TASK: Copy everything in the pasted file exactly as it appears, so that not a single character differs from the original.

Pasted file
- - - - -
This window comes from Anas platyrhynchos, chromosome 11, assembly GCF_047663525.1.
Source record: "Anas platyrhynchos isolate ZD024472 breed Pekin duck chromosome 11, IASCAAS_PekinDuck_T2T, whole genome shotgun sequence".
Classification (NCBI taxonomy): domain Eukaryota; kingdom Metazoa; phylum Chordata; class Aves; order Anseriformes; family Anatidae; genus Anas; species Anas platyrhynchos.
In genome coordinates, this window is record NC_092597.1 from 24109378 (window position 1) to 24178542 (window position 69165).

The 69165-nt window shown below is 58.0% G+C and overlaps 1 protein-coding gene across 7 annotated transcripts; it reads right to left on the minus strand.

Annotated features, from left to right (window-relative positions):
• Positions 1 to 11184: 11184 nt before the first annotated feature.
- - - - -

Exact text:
This window comes from Anas platyrhynchos, chromosome 11, assembly GCF_047663525.1.
Source record: "Anas platyrhynchos isolate ZD024472 breed Pekin duck chromosome 11, IASCAAS_PekinDuck_T2T, whole genome shotgun sequence".
Classification (NCBI taxonomy): domain Eukaryota; kingdom Metazoa; phylum Chordata; class Aves; order Anseriformes; family Anatidae; genus Anas; species Anas platyrhynchos.
In genome coordinates, this window is record NC_092597.1 from 24109378 (window position 1) to 24178542 (window position 69165).

The 69165-nt window shown below is 58.0% G+C and overlaps 1 protein-coding gene across 7 annotated transcripts; it reads right to left on the minus strand.

Annotated features, from left to right (window-relative positions):
• Positions 1 to 11184: 11184 nt before the first annotated feature.